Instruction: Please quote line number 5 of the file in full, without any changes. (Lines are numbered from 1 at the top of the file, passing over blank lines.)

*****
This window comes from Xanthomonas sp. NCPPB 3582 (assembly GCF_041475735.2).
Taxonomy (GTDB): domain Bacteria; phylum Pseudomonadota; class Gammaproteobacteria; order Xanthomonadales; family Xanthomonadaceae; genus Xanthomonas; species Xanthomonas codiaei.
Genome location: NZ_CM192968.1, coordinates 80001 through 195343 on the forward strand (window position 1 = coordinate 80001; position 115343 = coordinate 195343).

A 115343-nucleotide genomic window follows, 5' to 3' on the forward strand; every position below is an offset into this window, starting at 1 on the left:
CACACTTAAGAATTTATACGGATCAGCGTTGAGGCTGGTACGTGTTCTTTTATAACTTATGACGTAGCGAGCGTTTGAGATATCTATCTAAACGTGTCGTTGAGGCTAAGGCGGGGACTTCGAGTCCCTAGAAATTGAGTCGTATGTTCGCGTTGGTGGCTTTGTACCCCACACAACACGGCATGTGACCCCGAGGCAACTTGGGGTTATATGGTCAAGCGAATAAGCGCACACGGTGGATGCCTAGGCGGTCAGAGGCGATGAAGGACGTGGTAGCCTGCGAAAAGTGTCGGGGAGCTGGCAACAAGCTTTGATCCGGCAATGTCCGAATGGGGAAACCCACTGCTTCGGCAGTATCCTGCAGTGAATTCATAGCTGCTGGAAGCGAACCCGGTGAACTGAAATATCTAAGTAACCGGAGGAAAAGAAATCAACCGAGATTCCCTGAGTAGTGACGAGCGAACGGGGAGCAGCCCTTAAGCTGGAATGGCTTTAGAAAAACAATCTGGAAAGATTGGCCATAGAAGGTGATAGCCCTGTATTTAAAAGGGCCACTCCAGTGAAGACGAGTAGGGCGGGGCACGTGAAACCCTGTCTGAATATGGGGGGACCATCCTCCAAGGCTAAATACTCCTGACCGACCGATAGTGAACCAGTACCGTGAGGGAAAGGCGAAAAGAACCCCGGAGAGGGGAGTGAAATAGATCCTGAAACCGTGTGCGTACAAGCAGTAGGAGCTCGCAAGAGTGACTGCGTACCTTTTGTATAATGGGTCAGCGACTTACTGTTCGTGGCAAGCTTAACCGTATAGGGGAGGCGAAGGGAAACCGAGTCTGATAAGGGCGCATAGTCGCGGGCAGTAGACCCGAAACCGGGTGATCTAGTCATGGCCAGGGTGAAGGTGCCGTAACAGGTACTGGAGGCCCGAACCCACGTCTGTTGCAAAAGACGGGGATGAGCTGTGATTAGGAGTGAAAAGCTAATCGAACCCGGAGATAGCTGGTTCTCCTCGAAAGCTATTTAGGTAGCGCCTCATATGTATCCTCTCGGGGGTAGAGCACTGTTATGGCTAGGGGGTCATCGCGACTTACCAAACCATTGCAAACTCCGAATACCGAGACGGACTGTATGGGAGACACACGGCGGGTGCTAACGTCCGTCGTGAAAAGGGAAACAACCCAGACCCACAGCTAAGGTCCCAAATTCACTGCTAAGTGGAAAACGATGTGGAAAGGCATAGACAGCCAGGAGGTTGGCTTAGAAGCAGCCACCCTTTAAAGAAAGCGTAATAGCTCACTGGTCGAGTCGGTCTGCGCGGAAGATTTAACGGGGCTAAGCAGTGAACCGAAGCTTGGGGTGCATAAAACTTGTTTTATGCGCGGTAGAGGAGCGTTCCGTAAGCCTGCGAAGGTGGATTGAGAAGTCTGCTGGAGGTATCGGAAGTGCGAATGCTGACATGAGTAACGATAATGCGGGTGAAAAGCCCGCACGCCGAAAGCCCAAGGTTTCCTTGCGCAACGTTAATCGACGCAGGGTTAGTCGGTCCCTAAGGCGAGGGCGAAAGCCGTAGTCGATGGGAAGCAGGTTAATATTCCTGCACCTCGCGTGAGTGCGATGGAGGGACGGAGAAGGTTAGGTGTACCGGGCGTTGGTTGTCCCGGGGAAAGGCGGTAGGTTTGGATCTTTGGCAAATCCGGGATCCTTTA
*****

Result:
CACACTTAAGAATTTATACGGATCAGCGTTGAGGCTGGTACGTGTTCTTTTATAACTTATGACGTAGCGAGCGTTTGAGATATCTATCTAAACGTGTCGTTGAGGCTAAGGCGGGGACTTCGAGTCCCTAGAAATTGAGTCGTATGTTCGCGTTGGTGGCTTTGTACCCCACACAACACGGCATGTGACCCCGAGGCAACTTGGGGTTATATGGTCAAGCGAATAAGCGCACACGGTGGATGCCTAGGCGGTCAGAGGCGATGAAGGACGTGGTAGCCTGCGAAAAGTGTCGGGGAGCTGGCAACAAGCTTTGATCCGGCAATGTCCGAATGGGGAAACCCACTGCTTCGGCAGTATCCTGCAGTGAATTCATAGCTGCTGGAAGCGAACCCGGTGAACTGAAATATCTAAGTAACCGGAGGAAAAGAAATCAACCGAGATTCCCTGAGTAGTGACGAGCGAACGGGGAGCAGCCCTTAAGCTGGAATGGCTTTAGAAAAACAATCTGGAAAGATTGGCCATAGAAGGTGATAGCCCTGTATTTAAAAGGGCCACTCCAGTGAAGACGAGTAGGGCGGGGCACGTGAAACCCTGTCTGAATATGGGGGGACCATCCTCCAAGGCTAAATACTCCTGACCGACCGATAGTGAACCAGTACCGTGAGGGAAAGGCGAAAAGAACCCCGGAGAGGGGAGTGAAATAGATCCTGAAACCGTGTGCGTACAAGCAGTAGGAGCTCGCAAGAGTGACTGCGTACCTTTTGTATAATGGGTCAGCGACTTACTGTTCGTGGCAAGCTTAACCGTATAGGGGAGGCGAAGGGAAACCGAGTCTGATAAGGGCGCATAGTCGCGGGCAGTAGACCCGAAACCGGGTGATCTAGTCATGGCCAGGGTGAAGGTGCCGTAACAGGTACTGGAGGCCCGAACCCACGTCTGTTGCAAAAGACGGGGATGAGCTGTGATTAGGAGTGAAAAGCTAATCGAACCCGGAGATAGCTGGTTCTCCTCGAAAGCTATTTAGGTAGCGCCTCATATGTATCCTCTCGGGGGTAGAGCACTGTTATGGCTAGGGGGTCATCGCGACTTACCAAACCATTGCAAACTCCGAATACCGAGACGGACTGTATGGGAGACACACGGCGGGTGCTAACGTCCGTCGTGAAAAGGGAAACAACCCAGACCCACAGCTAAGGTCCCAAATTCACTGCTAAGTGGAAAACGATGTGGAAAGGCATAGACAGCCAGGAGGTTGGCTTAGAAGCAGCCACCCTTTAAAGAAAGCGTAATAGCTCACTGGTCGAGTCGGTCTGCGCGGAAGATTTAACGGGGCTAAGCAGTGAACCGAAGCTTGGGGTGCATAAAACTTGTTTTATGCGCGGTAGAGGAGCGTTCCGTAAGCCTGCGAAGGTGGATTGAGAAGTCTGCTGGAGGTATCGGAAGTGCGAATGCTGACATGAGTAACGATAATGCGGGTGAAAAGCCCGCACGCCGAAAGCCCAAGGTTTCCTTGCGCAACGTTAATCGACGCAGGGTTAGTCGGTCCCTAAGGCGAGGGCGAAAGCCGTAGTCGATGGGAAGCAGGTTAATATTCCTGCACCTCGCGTGAGTGCGATGGAGGGACGGAGAAGGTTAGGTGTACCGGGCGTTGGTTGTCCCGGGGAAAGGCGGTAGGTTTGGATCTTTGGCAAATCCGGGATCCTTTA